| 9:15 pm on Jan 17, 2006 (gmt 0)|
Adding linkages will not increase the overall PR of your site, but will change the distribution of PR to the individual pages.
I suspect any PR increase for the five pages would be minor. :)
| 9:24 pm on Jan 17, 2006 (gmt 0)|
There should be no dead ends. Every page should have at least one (plain html) link on it otherwise the PR of the page is wasted (i.e. it is not fed back to the remainder of the site).
| 6:47 pm on Jan 18, 2006 (gmt 0)|
|... and was deliberatley not using site wide links as an experiment to see if they would hold their PR during jagger and now bigdaddy. |
A page will not loose PR when linking out to other pages. As mentioned before, at least one link is necessary from each page to prevent PR waste. However, the pagerank of a page will be shared between the pages it links too and the more links on a page, the more the PR value distributed via each link will be dilluted.
Be carefull with many index pages, sitemaps etc. I have done some simulations with page rank distributions in a site with different internal linking schemes and I found it astonishing how many PR a sitemap consumes when it is linked to by all pages, often more than 15%. This is waste of PR in most cases because sitemaps and index directories won't show up in most queries because of lack of relevance.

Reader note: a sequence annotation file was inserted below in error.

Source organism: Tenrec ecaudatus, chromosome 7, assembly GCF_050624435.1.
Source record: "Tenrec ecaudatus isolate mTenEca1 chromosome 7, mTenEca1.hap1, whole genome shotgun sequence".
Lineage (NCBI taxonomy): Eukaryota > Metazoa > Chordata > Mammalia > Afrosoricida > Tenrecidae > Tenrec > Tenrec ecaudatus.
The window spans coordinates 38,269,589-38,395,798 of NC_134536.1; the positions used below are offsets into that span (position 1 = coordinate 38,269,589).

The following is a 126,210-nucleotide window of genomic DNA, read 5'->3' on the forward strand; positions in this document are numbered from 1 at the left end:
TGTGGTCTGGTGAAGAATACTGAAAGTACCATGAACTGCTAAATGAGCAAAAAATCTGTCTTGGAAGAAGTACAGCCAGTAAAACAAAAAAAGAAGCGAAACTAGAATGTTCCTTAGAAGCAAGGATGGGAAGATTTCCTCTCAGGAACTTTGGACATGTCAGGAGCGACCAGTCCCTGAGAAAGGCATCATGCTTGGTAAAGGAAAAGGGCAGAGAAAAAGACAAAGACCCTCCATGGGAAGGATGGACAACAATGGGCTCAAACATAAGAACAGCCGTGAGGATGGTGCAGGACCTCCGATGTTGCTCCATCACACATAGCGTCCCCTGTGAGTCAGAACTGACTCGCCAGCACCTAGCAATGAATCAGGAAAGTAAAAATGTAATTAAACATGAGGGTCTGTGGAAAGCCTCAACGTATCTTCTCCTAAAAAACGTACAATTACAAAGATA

| 7:16 pm on Jan 18, 2006 (gmt 0)|
Just to give a bit more background on it. This is a commerce site, the five pages the other 95 are linking to are the Product descriptions for each product.
I am not so concerned about the PR, but more so 95 PR5 pages boosting the relevance of the product pages for their targeted keyword.
Lets say I have a page about blue widgets, and it sits at #11 on google. I point 50 pages within the same domain, that have a PR5 and are all relevant to each other linking to the general blue widgets page that I want in the top 10 for blue widgets.
In an instance like that and IF the content was good etc.. will that increase my chances of getting on page 1?
I may not be explaining myself right, but I speculate if it was an external (not from the same domain) link, it would hold higher values for my situation. I always hear a lot about linking and it seems that its mostly about good PR links from other domains, but strong PR pages within a domain linking to a small group of pages is something that I want to learn more about because i have another domain that has a couple of hundred PR5 and PR6 subpages that I would consider doing this too as well.
Thank you everyone for posting, I appreciate it greatlly.
| 8:04 pm on Jan 18, 2006 (gmt 0)|
I'm not sure I get the question, but PR doesn't care about internal or external. if you point more links at five pages, those five pages will get higher PR and will rank better. Nothing mysterious about it.